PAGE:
Tony “The Bull” Peretti, retired prizefighter, rubbed his gloved knuckles.  He rolled his big shoulders forward, straightened his coat, and moved away from the gawking pack.  Glancing heavenward, he felt Angie’s concerned gaze.  A slight smile broke on one corner of his lips as he recalled how Angie’s gentle nudging convinced him to leave the ring. Almost apologetically he whispered, “The legs go first, the reflexes slow, but the punch never leaves”.

The next work is a short poem.  Poetry is usually dedicated to images far from the boxing ring.  I have many versions of this next poem.  I have reworked it numerous times, but I think this one gets the point across.

The Fighter

Sweat covers his body,
forms dark stains on
satin trunks,
a sheen on
red leather gloves.

Years of training
in stale smelling gyms
to fight.

He shuffles forward,

Sweat drips pink
over scarred eyelids
to taut canvas.

The beauty of his work
lost in its brutality.

Dennis Price

Sunday, June 29, 2014

The Little Things

I think we focus on the wrong parts of life most of the time.  In truth, most of what we worry and fret about is out of the realm of our control.  Everyday things happen to us and around us that merit our attention, but because we have become insensitive to them they get crowed out by lots of junk that really doesn't matter. Let's try and re-sensitize our minds to look for the little blessings in life everyday and be truly thankful for them.  I wrote this poem years ago to illustrate this phenomenon.

Little Pleasures

We plan.
We work.
We save.
We dream.
But, life is seldom as it seems.

A germ,
a gene,
a wayward act
can throw perceptions off their track.

A hug,
a kiss,
a tender word
can let us know we’re not alone.

Life is life.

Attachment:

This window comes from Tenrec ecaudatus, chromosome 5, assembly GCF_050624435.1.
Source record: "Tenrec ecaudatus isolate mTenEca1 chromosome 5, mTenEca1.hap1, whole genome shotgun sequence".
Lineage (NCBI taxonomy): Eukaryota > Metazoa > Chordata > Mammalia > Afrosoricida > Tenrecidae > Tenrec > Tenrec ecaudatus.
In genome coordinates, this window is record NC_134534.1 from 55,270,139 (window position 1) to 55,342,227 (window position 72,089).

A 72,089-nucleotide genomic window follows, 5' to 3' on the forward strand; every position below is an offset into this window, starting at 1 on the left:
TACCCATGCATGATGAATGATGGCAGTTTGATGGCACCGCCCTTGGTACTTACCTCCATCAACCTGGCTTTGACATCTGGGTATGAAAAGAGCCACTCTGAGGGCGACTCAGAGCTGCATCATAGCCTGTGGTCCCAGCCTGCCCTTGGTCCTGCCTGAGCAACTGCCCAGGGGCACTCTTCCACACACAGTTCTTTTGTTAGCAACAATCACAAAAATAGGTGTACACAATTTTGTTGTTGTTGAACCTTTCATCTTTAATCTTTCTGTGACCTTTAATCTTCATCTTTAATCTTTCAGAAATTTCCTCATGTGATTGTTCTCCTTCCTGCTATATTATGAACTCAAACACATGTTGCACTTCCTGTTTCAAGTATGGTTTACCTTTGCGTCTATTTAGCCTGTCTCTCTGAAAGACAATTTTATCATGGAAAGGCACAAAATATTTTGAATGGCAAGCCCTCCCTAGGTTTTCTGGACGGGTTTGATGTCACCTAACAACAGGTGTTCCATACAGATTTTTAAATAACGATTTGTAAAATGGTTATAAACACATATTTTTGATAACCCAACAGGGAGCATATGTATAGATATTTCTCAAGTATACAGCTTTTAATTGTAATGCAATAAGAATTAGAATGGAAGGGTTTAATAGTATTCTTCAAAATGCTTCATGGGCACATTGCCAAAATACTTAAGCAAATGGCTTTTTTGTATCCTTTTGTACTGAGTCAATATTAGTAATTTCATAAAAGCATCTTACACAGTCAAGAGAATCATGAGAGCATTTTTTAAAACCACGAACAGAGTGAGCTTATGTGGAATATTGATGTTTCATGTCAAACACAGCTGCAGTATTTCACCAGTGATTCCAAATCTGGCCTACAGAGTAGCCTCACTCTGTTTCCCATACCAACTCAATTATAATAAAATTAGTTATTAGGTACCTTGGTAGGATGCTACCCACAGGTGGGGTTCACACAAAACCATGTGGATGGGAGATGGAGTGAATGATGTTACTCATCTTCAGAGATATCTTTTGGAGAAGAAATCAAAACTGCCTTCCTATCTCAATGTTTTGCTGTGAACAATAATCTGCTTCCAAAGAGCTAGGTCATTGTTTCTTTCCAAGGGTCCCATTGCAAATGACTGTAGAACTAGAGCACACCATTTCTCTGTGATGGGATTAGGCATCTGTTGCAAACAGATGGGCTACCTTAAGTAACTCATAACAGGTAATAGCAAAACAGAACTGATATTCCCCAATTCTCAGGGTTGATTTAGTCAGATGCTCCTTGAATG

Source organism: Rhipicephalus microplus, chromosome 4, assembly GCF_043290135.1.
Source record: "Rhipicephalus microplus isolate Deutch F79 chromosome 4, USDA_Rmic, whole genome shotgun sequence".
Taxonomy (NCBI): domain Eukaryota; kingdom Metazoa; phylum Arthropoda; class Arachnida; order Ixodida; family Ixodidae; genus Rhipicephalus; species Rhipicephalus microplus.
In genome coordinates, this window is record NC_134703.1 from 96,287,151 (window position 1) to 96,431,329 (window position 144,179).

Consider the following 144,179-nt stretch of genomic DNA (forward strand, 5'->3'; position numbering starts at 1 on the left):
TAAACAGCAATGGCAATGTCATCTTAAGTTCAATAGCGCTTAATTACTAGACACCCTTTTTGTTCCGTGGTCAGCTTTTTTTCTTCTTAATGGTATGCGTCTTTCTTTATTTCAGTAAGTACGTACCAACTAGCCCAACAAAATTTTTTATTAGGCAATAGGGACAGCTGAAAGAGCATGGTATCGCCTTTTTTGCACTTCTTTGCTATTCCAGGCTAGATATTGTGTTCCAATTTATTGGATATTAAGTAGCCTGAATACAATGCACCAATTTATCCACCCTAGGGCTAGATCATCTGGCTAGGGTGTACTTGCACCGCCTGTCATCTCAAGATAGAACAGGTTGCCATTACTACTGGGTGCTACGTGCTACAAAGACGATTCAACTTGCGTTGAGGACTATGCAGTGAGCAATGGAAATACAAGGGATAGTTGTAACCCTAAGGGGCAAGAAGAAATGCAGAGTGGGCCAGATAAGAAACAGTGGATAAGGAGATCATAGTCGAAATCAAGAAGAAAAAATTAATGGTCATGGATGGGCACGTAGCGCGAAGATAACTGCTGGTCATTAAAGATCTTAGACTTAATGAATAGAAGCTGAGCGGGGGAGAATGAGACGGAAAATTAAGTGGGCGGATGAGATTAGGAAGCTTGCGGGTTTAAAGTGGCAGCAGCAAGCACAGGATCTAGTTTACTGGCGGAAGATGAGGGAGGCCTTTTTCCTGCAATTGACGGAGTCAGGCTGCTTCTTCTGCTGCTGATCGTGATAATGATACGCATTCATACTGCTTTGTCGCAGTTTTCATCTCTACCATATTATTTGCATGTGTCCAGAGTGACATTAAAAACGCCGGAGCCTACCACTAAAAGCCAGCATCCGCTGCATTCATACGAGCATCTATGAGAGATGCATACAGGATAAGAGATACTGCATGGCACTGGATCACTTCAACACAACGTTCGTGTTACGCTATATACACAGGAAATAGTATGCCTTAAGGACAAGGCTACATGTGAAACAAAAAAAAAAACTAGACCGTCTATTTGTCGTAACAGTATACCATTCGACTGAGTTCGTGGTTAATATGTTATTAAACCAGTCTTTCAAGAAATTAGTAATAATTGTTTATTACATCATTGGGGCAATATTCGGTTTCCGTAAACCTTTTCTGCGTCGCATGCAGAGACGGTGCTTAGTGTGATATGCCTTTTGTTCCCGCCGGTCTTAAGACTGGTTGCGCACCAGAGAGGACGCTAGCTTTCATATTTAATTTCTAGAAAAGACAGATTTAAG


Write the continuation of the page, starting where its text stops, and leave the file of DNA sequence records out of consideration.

So, on we go
not so sure of what’s in store.
But, fearing less that great unknown.

Enjoying “little” more.

Dennis Price

Saturday, June 28, 2014


This photo is reported to be from the journal of Lewis and Clark.  I see these hares almost every morning when I walk.  We still have some vacant lots near our subdivision that are cultivated for hay or grain.  I walk the edges of these lots and that's where I encounter these interesting creatures.  I wonder how much longer it will be before they are pushed out of my area by development.  I wrote a poem about them and I hope you enjoy it.

Jackrabbit Blues
With houses hogging every lot
the habitat is shrinking fast
for hounded hares of Harlingen
who cling to every clump of grass.

They‘re long and lean
with ears to match
and walk with rocking gait.
Rumps up, heads low.

In howling wind they hunker down
on sparsely covered bits of ground
and run with blinding speed when danger’s near.
Then disappear in broad daylight.

And when I think we’ve seen the last
I scan the vacant lots’ tall grass
and there they sit, this tiny band
of hounded hares from Harlingen.

 Dennis Price

Friday, June 27, 2014

1954 Willys Overland Aero Coupe